I was distrustful of his over-close, highly detailed records of light-skinned, Albino African faces that featured in his catalogue of facial portraits from 2005 and 2006. I liked his 2007 book, The Hyena and Other Men, quite a bit. I was put off by Nollywood, as I intimated in my review for photo-eye.
But this portfolio, "A Global Graveyard for Dead Computers in Ghana," on the New York Times web site brings me back into the Pieter Hugo fold. He's tied people to the post-industrial myth once again, but unlike the "dream machine" and its exemplary spear carriers that I cited in my Nollywood review, the situation in the Agbogbloshie dump in Accra, Ghana, is a waking nightmare, far more insidious and toxic. His photographs in this portfolio address both cause and complication, and veer just far enough from the people to address the dangers--burning computers, keyboards leaching metals into the ground, child laborers supporting distant families at sub-subsistence, scavenger pay.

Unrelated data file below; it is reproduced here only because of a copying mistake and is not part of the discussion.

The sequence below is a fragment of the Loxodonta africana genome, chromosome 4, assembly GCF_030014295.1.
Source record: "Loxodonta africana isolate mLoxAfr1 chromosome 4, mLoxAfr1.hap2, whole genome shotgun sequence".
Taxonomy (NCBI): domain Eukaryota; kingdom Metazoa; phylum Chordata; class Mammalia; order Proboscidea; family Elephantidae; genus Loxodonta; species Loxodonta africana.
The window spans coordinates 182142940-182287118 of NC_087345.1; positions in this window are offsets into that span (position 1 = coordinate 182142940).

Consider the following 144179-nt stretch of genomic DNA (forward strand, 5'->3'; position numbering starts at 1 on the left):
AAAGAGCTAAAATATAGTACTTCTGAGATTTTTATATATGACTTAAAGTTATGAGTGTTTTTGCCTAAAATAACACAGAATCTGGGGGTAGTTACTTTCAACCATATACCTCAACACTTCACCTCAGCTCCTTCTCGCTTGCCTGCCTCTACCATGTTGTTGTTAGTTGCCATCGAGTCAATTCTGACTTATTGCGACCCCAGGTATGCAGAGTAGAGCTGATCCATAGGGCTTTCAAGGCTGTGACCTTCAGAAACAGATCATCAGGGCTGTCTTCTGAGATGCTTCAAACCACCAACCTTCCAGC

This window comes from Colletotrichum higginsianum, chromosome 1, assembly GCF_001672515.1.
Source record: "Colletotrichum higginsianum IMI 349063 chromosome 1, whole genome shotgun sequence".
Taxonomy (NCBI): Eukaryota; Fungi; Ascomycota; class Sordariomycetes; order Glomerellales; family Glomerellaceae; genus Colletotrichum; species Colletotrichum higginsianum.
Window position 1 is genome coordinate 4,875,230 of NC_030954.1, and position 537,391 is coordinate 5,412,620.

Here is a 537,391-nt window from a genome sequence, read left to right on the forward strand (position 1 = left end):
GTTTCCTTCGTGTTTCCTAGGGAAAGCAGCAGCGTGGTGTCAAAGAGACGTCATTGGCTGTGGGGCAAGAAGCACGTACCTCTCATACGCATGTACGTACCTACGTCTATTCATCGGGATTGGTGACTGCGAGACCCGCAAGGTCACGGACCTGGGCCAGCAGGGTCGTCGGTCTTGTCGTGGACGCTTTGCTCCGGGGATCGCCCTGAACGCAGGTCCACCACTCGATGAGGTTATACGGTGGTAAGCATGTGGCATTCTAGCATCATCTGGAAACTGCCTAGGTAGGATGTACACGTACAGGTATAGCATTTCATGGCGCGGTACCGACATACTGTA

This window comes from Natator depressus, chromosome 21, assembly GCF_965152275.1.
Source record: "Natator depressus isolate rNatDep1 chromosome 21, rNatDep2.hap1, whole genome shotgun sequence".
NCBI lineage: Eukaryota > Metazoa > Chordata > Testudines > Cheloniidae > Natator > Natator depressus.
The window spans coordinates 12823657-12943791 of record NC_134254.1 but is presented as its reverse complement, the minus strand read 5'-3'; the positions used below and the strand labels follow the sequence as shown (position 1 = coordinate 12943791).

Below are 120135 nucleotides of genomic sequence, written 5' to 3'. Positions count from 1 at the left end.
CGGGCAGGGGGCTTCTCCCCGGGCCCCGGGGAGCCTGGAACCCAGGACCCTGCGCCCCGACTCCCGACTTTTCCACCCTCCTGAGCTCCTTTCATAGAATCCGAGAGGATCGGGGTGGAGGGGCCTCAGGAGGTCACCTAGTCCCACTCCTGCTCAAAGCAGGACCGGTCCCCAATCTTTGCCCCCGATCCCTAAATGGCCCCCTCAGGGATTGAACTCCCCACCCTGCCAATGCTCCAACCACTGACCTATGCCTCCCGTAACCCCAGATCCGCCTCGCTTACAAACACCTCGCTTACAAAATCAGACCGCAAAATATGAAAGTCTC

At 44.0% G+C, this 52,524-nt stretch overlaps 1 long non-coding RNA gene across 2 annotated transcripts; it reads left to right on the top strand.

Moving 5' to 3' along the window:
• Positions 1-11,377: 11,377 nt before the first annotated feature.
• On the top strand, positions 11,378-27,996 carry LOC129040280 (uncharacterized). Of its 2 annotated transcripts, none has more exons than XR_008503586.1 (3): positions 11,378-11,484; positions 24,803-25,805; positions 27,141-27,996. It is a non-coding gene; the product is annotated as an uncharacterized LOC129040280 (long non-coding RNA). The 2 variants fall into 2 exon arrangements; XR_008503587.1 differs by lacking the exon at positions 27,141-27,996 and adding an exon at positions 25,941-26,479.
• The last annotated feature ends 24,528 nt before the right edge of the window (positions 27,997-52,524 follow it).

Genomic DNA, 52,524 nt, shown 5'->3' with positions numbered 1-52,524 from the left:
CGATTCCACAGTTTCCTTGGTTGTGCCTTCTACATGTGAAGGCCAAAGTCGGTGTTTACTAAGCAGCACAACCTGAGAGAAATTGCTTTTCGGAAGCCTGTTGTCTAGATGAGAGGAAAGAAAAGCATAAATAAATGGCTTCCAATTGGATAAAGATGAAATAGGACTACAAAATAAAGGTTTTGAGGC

Bravo, Pieter, and thanks.
Special thanks to Lori Waselchuk for circulating the link.